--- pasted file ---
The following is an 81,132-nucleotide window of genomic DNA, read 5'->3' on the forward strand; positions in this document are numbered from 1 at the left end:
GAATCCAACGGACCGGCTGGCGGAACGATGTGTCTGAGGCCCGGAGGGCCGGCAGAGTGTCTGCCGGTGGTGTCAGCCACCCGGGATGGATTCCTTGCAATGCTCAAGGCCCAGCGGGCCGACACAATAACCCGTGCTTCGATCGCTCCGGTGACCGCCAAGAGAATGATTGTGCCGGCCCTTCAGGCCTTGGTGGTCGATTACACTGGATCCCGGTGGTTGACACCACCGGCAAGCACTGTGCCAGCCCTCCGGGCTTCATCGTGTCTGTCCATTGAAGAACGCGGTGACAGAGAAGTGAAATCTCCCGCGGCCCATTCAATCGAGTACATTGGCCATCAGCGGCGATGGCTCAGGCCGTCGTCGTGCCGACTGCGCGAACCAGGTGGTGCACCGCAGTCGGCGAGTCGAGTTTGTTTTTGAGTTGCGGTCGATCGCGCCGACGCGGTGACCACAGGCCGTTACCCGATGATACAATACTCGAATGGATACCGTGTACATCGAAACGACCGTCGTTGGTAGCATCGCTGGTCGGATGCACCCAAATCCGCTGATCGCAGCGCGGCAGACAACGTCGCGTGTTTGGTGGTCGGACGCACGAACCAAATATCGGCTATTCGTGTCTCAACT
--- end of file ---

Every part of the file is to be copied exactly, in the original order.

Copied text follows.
The following is an 81,132-nucleotide window of genomic DNA, read 5'->3' on the forward strand; positions in this document are numbered from 1 at the left end:
GAATCCAACGGACCGGCTGGCGGAACGATGTGTCTGAGGCCCGGAGGGCCGGCAGAGTGTCTGCCGGTGGTGTCAGCCACCCGGGATGGATTCCTTGCAATGCTCAAGGCCCAGCGGGCCGACACAATAACCCGTGCTTCGATCGCTCCGGTGACCGCCAAGAGAATGATTGTGCCGGCCCTTCAGGCCTTGGTGGTCGATTACACTGGATCCCGGTGGTTGACACCACCGGCAAGCACTGTGCCAGCCCTCCGGGCTTCATCGTGTCTGTCCATTGAAGAACGCGGTGACAGAGAAGTGAAATCTCCCGCGGCCCATTCAATCGAGTACATTGGCCATCAGCGGCGATGGCTCAGGCCGTCGTCGTGCCGACTGCGCGAACCAGGTGGTGCACCGCAGTCGGCGAGTCGAGTTTGTTTTTGAGTTGCGGTCGATCGCGCCGACGCGGTGACCACAGGCCGTTACCCGATGATACAATACTCGAATGGATACCGTGTACATCGAAACGACCGTCGTTGGTAGCATCGCTGGTCGGATGCACCCAAATCCGCTGATCGCAGCGCGGCAGACAACGTCGCGTGTTTGGTGGTCGGACGCACGAACCAAATATCGGCTATTCGTGTCTCAACT